First man of the 'Fighting Ninth'

Irish-Born Colonel Thomas Cass
Proved That He and His Fellow Irish
Would Fight, Die To Protect the Union

CassIn American military annals, "the Fighting Sixty-Ninth" Regiment is steeped in legend. The New York unit, comprised largely of Irish Americans, deserves its hard-won status, but the same can be said of the Ninth Massachusetts Regiment - "the Fighting Irish Ninthth." The gallant organizer and first commander of the Union Army regiment was Colonel Thomas Cass.

Born in Farmly, Ireland, in 1821, Cass came to Boston as a boy with his family. As with most Irish immigrants to the city in the pre-Famine era of the 1820s and ‘30s, the family lived in ramshackle North End "rookeries," or tenements that clotted Ann and Water Streets, among others. Thomas attended public schools for a few years, those classrooms not always welcoming to boys and girls with a Celtic lilt in their speech. He eventually was apprenticed as a currier - a tanner - and went into business with his father in the North End, marrying and raising a family.

Cass established himself in the following years as a savvy and successful businessman, as well as a member of the school committee, and enlisted with numerous other local Irishmen in the Columbian Artillery of the Massachusetts volunteer militia. He rose to the rank of captain, eager to prove that he and his fellow Irishmen were as patriotic and willing to fight for their new country as any Yankee. In 1861, that chance came several months after Confederate cannon opened up on Fort Sumter in April.

Thomas Cass began to recruit Irishmen throughout April and May in hopes of raising a regiment, and the unit's primary funding came from Boston Irish entrepreneur Patrick Donahoe, the publisher of the Pilot. As local Irishmen flocked to sign the muster rolls of the evolving regiment, six companies of men from Boston and one each from Salem, Marlborough, Milford, and Stoughton were organized as the Ninth Massachusetts Volunteer Infantry. Cass was named colonel and commander of the regiment, which set up an encampment at Faneuil Hall before being assigned to Camp Wightman, on Long Island in Boston Harbor. There, the regiment was officially mustered into the Federal army on June 11, 1861.

As the Ninth began to drill, the commander looked every inch a man born to lead troops in battle. Handsome with an athletic frame and a bristling mustache, his eyes taking his men's measure beneath his brimmed blue Federal officer's cap, Cass, like so many other officers across the Union, knew that they would be tested by the gathering Rebel forces.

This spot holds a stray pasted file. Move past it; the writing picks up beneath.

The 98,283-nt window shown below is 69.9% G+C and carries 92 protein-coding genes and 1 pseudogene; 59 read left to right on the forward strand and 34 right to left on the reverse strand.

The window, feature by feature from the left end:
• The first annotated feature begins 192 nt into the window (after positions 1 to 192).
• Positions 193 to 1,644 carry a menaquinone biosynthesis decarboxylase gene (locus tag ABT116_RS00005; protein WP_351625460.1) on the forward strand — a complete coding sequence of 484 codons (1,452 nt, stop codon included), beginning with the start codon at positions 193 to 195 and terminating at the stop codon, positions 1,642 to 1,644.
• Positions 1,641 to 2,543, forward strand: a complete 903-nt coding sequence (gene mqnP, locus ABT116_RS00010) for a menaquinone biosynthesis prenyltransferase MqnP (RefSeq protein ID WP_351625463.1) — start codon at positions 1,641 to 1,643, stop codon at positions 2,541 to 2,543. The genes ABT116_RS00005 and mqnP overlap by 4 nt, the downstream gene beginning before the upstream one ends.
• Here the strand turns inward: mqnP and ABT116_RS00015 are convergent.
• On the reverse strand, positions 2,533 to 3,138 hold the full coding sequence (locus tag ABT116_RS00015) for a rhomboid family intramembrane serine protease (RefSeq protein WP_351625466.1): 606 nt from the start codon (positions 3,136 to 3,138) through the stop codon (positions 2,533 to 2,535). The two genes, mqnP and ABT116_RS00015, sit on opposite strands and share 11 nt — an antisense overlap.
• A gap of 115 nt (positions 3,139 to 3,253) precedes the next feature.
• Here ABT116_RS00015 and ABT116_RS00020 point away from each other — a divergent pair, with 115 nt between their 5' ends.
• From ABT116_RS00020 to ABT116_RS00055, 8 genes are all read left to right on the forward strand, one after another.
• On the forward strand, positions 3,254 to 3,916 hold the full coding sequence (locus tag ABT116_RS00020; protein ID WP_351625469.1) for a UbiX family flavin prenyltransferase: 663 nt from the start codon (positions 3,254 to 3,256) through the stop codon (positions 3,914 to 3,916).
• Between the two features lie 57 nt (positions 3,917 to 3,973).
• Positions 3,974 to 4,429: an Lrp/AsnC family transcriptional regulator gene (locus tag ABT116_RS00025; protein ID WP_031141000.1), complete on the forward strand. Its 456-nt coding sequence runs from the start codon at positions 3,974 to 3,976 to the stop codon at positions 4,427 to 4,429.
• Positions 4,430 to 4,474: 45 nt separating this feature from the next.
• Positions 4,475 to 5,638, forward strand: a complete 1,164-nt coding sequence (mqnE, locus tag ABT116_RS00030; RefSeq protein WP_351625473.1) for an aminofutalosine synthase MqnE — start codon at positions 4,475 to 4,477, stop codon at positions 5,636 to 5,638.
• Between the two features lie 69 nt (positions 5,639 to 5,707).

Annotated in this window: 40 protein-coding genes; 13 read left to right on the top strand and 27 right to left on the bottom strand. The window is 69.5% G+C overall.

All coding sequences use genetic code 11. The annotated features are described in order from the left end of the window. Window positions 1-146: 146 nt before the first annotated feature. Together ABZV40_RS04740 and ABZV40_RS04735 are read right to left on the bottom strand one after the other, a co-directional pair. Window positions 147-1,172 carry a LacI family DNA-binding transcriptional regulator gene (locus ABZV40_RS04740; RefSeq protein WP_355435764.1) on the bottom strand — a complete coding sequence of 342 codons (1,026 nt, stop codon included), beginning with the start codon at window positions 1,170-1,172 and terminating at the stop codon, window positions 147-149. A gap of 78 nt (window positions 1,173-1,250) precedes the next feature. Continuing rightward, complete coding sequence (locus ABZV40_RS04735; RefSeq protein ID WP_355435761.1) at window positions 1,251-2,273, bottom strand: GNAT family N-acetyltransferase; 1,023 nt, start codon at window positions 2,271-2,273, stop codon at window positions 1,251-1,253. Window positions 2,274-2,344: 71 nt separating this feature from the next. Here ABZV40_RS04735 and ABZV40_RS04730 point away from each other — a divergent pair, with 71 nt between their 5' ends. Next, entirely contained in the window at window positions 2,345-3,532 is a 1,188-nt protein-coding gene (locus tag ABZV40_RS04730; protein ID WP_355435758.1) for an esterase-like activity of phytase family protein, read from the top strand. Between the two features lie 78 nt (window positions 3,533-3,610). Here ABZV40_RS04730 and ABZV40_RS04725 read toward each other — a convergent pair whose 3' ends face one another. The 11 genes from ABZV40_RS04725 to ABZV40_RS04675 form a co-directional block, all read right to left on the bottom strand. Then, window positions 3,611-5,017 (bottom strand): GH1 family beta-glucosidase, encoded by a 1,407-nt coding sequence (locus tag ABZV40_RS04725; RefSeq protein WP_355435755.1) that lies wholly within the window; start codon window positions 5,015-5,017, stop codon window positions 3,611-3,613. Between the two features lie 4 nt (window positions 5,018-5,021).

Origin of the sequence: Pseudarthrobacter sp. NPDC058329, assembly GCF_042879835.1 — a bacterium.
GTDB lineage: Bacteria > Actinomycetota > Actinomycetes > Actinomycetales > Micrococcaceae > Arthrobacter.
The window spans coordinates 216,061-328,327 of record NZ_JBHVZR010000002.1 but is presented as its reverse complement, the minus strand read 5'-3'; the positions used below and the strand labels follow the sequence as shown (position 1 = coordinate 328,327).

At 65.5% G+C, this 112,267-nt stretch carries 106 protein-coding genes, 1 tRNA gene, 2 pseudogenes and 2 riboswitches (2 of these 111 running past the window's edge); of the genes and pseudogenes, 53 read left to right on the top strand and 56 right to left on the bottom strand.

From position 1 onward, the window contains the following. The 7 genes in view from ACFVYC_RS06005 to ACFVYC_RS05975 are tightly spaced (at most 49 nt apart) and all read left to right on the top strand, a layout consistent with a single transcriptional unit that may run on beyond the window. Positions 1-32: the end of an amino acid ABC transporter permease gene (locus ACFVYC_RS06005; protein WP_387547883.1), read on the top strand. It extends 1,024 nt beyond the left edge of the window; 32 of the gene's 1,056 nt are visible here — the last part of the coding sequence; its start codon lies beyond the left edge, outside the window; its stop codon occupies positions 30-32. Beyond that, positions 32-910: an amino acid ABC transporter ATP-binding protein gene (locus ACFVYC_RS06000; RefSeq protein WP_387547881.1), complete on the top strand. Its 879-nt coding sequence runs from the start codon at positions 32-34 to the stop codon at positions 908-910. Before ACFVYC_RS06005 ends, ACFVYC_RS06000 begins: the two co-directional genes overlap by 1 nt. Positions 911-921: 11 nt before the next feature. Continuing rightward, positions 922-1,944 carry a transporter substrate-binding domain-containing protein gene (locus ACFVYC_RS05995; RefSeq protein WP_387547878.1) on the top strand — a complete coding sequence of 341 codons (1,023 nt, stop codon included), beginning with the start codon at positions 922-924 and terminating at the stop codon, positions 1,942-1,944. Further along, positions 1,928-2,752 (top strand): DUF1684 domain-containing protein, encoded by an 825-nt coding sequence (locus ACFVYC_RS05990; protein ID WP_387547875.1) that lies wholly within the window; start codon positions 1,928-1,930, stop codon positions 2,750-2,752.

Cass was informed that the Ninth was to depart for Washington, D.C., on June 25, 1861, and join the Army of the Potomac. First, however, the city of Boston intended to give the "Irish Ninth" a rousing send-off.

Throngs of people - Irish and Yankee, Catholic and Protestant alike - turned out to cheer the regiment as it marched in neat array, brass buttons glinting on blue tunics, muskets shouldered, through Boston's streets to an official ceremony at the State House and then to the waterfront, where transports waited to covey the troops south to battle. At the State House, Cass accepted its regimental colors - a green Irish banner that was emblazoned with the gilded words, "Gentle when stroked, fierce when provoked."

To thunderous cheers, Cass led his men off to war, the bold green flag nodding in the June breeze.

He and his Irish companies debarked along the Potomac River a few days later and were welcomed by President Lincoln. They set up camp in the environs of nearby Arlington, Virginia, as part of the capital's defense forces, drilling each day and helping to build a small bastion they dubbed "Fort Cass." For the Ninth, the real fighting came in 1862.

The regiment broke winter camp on March 10, headed south, and reached Fort Monroe, Virginia, on March 23, as part of the Army of the Potomac, commanded by General George B. McClellan for the Peninsula Campaign. The Union army's goal was to drive to Richmond, the Confederate capital, and crush the rebellion. The trial by fire for the Irish companies of Boston, Milford, Marlborough, and Salem lay ahead. In the soldiers' parlance of the day, Cass and his regiment were about to "see the elephant" - battle.

Part 2 of First Man of the Fighting Ninth will run in the May BIR. For further reading, we strongly suggest Commanding Boston's Irish Ninth: The Civil War Letters of Colonel Patrick R. Guiney Ninth Massachusetts Volunteer Infantry, by Christian Samito.